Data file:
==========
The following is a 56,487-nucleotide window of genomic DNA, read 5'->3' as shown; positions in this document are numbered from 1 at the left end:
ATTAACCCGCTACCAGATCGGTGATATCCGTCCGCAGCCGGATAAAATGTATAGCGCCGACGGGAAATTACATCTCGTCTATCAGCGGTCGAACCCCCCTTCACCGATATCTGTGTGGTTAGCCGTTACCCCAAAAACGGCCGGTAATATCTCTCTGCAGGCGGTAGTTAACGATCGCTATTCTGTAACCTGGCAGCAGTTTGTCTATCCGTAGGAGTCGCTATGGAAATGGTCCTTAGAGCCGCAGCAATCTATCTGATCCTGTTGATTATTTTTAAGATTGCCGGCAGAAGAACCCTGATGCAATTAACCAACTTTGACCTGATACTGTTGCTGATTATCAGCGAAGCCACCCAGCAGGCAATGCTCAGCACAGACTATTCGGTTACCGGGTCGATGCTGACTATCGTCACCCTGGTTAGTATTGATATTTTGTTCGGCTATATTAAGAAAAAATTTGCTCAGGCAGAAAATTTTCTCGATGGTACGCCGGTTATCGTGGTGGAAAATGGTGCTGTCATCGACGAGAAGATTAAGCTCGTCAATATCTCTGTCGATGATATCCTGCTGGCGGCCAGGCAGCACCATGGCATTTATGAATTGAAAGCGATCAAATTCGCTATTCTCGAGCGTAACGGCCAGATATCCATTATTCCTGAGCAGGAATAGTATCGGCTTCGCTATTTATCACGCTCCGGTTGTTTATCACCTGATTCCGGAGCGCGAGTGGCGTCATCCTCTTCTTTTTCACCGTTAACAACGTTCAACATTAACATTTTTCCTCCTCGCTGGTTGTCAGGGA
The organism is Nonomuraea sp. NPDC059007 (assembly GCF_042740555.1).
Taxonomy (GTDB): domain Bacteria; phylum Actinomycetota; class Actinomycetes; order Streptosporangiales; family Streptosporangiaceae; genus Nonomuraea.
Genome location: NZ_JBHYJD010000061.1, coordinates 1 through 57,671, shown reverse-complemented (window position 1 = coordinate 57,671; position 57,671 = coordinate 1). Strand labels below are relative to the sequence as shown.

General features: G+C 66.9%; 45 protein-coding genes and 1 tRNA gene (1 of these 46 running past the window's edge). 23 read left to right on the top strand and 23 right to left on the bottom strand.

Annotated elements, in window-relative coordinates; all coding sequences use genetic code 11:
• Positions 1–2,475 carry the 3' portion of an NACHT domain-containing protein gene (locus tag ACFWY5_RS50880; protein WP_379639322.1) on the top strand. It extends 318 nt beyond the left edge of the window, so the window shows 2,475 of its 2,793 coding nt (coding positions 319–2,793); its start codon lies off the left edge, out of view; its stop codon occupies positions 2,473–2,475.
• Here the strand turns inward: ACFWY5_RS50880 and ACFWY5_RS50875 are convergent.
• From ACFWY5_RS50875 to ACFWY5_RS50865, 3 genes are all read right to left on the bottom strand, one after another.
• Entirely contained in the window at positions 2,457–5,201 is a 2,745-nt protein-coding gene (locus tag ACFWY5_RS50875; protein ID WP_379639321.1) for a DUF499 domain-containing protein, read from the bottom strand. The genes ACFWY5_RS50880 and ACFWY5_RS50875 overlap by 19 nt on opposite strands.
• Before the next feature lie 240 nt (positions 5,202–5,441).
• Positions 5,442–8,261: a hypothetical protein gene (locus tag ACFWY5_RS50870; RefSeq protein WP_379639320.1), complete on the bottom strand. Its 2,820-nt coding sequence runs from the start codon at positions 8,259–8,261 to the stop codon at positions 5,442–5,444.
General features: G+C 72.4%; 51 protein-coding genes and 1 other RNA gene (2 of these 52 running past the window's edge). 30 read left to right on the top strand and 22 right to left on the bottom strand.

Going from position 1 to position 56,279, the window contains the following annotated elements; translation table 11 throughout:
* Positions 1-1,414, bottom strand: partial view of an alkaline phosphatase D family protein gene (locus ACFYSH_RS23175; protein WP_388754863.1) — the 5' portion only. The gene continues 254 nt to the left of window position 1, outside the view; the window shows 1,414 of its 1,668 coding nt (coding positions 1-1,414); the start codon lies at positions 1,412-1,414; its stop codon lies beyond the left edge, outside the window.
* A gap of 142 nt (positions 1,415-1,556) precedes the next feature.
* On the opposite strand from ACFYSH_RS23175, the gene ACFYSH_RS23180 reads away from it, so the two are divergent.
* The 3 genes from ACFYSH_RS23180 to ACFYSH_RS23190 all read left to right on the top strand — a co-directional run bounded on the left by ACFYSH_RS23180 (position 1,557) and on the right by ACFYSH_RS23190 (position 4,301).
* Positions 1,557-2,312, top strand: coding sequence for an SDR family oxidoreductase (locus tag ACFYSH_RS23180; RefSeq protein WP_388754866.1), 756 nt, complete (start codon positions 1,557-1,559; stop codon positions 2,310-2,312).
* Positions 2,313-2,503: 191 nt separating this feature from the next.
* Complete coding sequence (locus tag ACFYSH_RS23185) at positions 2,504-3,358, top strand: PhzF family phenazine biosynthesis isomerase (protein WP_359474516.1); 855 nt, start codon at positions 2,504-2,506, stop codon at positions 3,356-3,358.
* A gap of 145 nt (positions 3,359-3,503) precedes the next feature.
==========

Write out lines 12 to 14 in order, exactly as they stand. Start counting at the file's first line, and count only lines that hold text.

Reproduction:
• Before the next feature lie 240 nt (positions 5,202–5,441).
• Positions 5,442–8,261: a hypothetical protein gene (locus tag ACFWY5_RS50870; RefSeq protein WP_379639320.1), complete on the bottom strand. Its 2,820-nt coding sequence runs from the start codon at positions 8,259–8,261 to the stop codon at positions 5,442–5,444.
General features: G+C 72.4%; 51 protein-coding genes and 1 other RNA gene (2 of these 52 running past the window's edge). 30 read left to right on the top strand and 22 right to left on the bottom strand.